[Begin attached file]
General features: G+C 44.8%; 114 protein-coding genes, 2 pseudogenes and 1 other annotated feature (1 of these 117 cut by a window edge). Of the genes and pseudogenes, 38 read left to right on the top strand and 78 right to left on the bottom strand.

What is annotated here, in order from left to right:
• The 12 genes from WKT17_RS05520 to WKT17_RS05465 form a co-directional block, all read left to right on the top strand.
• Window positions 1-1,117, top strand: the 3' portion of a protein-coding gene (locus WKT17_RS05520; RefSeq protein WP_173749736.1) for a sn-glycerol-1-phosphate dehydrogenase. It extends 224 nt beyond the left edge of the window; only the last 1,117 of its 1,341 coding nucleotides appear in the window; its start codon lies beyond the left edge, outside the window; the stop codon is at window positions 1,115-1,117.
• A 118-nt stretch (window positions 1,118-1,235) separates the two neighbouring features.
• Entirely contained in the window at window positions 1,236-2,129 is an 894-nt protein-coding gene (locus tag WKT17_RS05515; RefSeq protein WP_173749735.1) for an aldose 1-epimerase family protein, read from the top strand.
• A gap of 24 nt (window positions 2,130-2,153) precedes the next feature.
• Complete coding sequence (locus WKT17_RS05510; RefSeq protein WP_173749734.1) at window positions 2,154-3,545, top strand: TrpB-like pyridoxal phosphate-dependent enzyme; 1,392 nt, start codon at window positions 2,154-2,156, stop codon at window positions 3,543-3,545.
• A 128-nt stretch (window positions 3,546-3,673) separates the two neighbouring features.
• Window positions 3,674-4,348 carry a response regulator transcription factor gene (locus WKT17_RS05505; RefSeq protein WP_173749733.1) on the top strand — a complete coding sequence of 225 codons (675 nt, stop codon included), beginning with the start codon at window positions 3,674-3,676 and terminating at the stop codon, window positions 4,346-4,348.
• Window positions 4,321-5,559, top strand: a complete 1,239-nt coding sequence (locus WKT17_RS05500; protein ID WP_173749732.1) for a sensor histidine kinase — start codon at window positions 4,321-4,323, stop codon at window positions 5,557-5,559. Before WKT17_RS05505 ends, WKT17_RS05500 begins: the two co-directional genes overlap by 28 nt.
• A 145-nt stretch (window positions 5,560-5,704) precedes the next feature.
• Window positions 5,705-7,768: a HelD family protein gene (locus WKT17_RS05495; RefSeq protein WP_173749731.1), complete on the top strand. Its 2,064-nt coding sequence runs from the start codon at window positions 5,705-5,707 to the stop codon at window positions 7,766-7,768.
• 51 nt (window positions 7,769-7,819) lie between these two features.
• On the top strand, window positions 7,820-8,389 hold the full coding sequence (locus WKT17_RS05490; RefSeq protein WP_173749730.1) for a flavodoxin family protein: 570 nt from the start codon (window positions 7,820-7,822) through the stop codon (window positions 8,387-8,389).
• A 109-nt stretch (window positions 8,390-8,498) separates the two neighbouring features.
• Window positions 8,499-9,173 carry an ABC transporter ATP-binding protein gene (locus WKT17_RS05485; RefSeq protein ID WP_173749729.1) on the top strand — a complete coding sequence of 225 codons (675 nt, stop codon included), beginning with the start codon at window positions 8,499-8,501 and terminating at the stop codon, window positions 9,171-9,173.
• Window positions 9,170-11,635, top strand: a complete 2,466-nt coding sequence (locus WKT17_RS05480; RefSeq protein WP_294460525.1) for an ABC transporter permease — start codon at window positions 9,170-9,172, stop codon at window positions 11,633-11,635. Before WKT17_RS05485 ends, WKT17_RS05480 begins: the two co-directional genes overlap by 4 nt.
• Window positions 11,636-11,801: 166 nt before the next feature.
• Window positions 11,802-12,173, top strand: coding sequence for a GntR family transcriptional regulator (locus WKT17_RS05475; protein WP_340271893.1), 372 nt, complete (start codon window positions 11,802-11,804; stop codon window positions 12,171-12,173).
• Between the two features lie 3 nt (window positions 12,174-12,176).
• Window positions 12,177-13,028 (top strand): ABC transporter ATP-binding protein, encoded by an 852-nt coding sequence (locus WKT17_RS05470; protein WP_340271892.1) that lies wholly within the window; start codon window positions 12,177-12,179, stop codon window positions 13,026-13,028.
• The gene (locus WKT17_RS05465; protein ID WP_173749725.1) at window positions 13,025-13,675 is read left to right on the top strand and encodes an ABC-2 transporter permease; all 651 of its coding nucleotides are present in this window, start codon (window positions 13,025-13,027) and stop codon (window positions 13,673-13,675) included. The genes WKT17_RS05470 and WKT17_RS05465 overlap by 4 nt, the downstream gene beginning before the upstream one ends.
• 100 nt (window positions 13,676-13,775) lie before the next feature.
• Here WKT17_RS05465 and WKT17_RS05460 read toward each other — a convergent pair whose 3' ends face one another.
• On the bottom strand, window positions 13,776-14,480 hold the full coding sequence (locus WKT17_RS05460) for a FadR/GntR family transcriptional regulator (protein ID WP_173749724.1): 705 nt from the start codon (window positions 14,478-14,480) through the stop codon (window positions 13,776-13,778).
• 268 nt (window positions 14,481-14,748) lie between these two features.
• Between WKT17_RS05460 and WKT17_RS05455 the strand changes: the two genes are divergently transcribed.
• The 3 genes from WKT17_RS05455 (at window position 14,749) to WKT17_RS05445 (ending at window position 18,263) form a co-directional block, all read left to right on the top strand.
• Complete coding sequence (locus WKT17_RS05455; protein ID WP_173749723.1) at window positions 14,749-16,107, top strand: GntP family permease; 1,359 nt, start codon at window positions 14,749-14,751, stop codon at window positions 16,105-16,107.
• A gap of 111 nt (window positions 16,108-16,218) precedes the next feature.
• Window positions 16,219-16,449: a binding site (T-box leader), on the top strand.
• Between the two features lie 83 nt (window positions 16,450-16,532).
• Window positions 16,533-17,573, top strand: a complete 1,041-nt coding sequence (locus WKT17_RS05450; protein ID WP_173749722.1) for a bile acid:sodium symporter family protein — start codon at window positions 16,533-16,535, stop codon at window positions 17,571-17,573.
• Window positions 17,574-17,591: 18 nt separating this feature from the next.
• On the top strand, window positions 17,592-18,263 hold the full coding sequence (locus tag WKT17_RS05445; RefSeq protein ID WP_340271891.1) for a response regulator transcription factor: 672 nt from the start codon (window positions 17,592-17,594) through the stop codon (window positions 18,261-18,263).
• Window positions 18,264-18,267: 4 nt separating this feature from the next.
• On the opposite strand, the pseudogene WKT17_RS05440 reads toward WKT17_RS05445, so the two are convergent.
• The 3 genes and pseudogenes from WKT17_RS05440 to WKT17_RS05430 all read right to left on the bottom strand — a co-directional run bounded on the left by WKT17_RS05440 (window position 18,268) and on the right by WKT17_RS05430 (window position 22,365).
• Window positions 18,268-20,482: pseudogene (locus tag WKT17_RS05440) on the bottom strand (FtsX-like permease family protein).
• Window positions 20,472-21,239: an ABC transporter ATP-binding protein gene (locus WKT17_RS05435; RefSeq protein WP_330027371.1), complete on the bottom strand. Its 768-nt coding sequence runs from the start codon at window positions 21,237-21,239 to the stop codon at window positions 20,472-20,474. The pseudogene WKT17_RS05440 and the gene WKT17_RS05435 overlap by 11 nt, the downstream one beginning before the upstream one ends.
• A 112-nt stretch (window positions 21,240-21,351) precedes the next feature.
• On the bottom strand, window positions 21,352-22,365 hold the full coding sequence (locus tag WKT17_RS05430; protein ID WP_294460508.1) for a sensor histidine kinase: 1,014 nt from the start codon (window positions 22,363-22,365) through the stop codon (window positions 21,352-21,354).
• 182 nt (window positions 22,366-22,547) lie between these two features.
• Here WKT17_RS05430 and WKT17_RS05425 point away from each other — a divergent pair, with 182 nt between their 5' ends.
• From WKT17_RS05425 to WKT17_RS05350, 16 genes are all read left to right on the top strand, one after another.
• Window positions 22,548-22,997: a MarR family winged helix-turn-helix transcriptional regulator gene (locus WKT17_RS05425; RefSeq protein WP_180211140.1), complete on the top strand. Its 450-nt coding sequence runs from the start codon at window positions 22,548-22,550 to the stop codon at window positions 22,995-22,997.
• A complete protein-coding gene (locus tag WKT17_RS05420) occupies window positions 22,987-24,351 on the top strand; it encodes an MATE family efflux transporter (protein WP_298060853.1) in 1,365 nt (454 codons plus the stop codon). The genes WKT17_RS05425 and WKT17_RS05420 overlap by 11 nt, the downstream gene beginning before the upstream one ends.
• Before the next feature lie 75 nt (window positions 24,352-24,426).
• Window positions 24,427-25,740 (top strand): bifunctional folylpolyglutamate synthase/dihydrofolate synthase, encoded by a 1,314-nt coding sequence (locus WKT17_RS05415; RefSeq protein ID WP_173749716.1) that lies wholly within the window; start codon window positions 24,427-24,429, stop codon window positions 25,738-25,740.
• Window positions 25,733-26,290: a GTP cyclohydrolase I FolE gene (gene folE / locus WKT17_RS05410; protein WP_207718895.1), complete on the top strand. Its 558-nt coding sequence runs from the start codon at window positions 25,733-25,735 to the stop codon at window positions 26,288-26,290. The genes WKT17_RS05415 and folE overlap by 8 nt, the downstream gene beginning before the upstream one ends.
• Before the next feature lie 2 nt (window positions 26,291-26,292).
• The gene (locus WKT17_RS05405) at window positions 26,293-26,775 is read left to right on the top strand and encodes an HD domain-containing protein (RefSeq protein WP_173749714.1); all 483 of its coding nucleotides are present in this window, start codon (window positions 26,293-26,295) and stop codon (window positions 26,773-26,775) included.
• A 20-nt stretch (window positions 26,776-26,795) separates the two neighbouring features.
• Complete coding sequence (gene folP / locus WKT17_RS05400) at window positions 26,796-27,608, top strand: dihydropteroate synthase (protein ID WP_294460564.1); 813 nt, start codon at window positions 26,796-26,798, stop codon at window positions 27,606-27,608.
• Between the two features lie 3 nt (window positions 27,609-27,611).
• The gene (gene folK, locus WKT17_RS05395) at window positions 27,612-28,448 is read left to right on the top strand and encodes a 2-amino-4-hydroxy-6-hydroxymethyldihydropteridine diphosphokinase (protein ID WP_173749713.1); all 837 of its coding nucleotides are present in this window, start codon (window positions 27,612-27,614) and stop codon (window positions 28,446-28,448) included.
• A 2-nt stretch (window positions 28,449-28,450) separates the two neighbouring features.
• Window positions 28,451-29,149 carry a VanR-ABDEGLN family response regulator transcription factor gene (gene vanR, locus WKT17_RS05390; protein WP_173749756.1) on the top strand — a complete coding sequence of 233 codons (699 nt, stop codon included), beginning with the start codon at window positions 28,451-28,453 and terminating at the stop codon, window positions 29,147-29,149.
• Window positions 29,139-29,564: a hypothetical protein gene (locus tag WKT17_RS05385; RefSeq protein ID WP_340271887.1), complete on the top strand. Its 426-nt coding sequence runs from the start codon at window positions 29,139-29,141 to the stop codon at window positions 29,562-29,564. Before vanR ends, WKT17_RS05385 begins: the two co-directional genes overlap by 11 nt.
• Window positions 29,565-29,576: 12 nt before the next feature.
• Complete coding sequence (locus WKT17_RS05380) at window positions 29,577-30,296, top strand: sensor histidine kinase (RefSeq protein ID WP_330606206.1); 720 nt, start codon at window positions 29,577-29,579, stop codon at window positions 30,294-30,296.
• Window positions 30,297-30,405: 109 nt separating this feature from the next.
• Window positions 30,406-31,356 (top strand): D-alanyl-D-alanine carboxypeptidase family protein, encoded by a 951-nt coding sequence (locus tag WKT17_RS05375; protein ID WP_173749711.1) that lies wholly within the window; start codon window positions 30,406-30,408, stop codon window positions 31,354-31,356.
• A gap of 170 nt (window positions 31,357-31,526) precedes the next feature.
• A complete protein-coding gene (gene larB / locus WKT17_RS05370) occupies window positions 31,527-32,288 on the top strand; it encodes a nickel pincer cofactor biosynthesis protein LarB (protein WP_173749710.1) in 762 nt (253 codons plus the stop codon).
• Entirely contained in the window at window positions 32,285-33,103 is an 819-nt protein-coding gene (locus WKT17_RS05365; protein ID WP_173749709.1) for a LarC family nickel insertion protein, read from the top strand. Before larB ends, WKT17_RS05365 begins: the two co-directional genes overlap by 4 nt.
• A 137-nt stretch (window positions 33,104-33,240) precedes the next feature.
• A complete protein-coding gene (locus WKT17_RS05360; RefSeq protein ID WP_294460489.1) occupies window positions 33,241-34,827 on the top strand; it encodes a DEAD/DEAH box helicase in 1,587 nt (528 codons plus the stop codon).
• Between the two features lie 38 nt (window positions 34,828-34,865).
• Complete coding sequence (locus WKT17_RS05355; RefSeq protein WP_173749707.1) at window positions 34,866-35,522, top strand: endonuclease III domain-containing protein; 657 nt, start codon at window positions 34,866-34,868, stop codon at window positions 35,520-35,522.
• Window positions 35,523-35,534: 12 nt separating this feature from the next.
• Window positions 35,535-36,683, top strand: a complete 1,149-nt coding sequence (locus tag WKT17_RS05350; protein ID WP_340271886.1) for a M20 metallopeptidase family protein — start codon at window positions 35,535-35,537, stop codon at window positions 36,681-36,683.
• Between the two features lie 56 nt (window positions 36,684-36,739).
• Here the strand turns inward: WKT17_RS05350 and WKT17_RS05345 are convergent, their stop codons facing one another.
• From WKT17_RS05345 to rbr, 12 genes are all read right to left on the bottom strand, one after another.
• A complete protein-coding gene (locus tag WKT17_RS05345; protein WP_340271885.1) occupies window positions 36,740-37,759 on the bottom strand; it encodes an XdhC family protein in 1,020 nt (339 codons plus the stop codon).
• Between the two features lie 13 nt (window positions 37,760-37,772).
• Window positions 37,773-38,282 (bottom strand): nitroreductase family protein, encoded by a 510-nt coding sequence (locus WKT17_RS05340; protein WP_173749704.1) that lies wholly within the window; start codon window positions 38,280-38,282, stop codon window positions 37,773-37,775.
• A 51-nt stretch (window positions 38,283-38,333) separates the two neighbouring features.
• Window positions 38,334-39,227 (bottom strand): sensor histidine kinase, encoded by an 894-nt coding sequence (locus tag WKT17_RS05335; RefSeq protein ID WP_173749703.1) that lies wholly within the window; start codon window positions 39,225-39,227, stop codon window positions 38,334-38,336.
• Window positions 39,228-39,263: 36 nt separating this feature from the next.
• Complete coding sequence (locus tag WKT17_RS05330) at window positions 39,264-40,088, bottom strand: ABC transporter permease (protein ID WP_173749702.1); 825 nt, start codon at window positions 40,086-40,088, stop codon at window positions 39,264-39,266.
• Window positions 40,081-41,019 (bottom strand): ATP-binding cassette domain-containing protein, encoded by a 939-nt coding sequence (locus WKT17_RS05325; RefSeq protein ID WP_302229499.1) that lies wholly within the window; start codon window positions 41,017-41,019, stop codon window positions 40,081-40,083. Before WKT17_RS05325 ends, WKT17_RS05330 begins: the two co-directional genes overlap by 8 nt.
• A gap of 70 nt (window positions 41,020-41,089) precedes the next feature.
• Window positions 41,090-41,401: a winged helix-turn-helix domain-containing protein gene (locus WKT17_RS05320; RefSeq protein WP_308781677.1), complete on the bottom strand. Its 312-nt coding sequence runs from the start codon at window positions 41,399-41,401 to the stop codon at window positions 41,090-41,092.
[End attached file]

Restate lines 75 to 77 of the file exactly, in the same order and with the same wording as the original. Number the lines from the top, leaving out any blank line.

• Here the strand turns inward: WKT17_RS05350 and WKT17_RS05345 are convergent, their stop codons facing one another.
• From WKT17_RS05345 to rbr, 12 genes are all read right to left on the bottom strand, one after another.
• A complete protein-coding gene (locus tag WKT17_RS05345; protein WP_340271885.1) occupies window positions 36,740-37,759 on the bottom strand; it encodes an XdhC family protein in 1,020 nt (339 codons plus the stop codon).